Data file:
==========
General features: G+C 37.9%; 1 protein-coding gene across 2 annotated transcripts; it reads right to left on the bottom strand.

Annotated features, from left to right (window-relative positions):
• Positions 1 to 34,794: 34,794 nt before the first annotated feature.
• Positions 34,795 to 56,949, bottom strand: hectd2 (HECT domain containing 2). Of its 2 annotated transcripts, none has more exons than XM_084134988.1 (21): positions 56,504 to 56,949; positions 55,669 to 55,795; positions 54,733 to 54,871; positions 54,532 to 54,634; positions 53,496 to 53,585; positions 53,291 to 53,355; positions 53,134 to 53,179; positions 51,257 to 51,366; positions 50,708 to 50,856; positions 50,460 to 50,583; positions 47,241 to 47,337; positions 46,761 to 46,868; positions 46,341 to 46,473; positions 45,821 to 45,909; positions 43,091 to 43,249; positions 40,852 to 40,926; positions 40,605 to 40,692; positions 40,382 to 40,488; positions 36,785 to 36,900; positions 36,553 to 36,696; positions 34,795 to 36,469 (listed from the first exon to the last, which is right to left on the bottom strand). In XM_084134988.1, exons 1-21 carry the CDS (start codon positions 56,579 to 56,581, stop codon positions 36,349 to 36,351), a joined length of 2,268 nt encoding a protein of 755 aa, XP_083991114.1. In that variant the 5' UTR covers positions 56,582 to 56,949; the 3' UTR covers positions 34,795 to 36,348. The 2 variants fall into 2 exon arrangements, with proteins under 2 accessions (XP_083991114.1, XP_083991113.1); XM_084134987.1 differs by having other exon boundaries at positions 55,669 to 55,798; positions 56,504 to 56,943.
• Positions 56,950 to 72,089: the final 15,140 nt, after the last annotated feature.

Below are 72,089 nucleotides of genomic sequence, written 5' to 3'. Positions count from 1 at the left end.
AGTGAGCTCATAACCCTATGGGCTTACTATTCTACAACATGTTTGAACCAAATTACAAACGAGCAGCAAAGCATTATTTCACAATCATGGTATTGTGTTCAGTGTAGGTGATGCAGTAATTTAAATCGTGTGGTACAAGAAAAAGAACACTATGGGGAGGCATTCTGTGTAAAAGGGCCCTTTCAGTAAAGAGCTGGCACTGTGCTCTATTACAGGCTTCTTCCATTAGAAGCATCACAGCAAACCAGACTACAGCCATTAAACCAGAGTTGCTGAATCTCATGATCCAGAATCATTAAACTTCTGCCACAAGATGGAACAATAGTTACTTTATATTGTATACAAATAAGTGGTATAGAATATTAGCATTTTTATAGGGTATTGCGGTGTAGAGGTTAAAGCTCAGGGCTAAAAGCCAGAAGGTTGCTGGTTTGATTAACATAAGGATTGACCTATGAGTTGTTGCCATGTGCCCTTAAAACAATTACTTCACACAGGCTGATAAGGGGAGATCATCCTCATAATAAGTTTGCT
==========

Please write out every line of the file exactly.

General features: G+C 37.9%; 1 protein-coding gene across 2 annotated transcripts; it reads right to left on the bottom strand.

Annotated features, from left to right (window-relative positions):
• Positions 1 to 34,794: 34,794 nt before the first annotated feature.
• Positions 34,795 to 56,949, bottom strand: hectd2 (HECT domain containing 2). Of its 2 annotated transcripts, none has more exons than XM_084134988.1 (21): positions 56,504 to 56,949; positions 55,669 to 55,795; positions 54,733 to 54,871; positions 54,532 to 54,634; positions 53,496 to 53,585; positions 53,291 to 53,355; positions 53,134 to 53,179; positions 51,257 to 51,366; positions 50,708 to 50,856; positions 50,460 to 50,583; positions 47,241 to 47,337; positions 46,761 to 46,868; positions 46,341 to 46,473; positions 45,821 to 45,909; positions 43,091 to 43,249; positions 40,852 to 40,926; positions 40,605 to 40,692; positions 40,382 to 40,488; positions 36,785 to 36,900; positions 36,553 to 36,696; positions 34,795 to 36,469 (listed from the first exon to the last, which is right to left on the bottom strand). In XM_084134988.1, exons 1-21 carry the CDS (start codon positions 56,579 to 56,581, stop codon positions 36,349 to 36,351), a joined length of 2,268 nt encoding a protein of 755 aa, XP_083991114.1. In that variant the 5' UTR covers positions 56,582 to 56,949; the 3' UTR covers positions 34,795 to 36,348. The 2 variants fall into 2 exon arrangements, with proteins under 2 accessions (XP_083991114.1, XP_083991113.1); XM_084134987.1 differs by having other exon boundaries at positions 55,669 to 55,798; positions 56,504 to 56,943.
• Positions 56,950 to 72,089: the final 15,140 nt, after the last annotated feature.

Below are 72,089 nucleotides of genomic sequence, written 5' to 3'. Positions count from 1 at the left end.
AGTGAGCTCATAACCCTATGGGCTTACTATTCTACAACATGTTTGAACCAAATTACAAACGAGCAGCAAAGCATTATTTCACAATCATGGTATTGTGTTCAGTGTAGGTGATGCAGTAATTTAAATCGTGTGGTACAAGAAAAAGAACACTATGGGGAGGCATTCTGTGTAAAAGGGCCCTTTCAGTAAAGAGCTGGCACTGTGCTCTATTACAGGCTTCTTCCATTAGAAGCATCACAGCAAACCAGACTACAGCCATTAAACCAGAGTTGCTGAATCTCATGATCCAGAATCATTAAACTTCTGCCACAAGATGGAACAATAGTTACTTTATATTGTATACAAATAAGTGGTATAGAATATTAGCATTTTTATAGGGTATTGCGGTGTAGAGGTTAAAGCTCAGGGCTAAAAGCCAGAAGGTTGCTGGTTTGATTAACATAAGGATTGACCTATGAGTTGTTGCCATGTGCCCTTAAAACAATTACTTCACACAGGCTGATAAGGGGAGATCATCCTCATAATAAGTTTGCT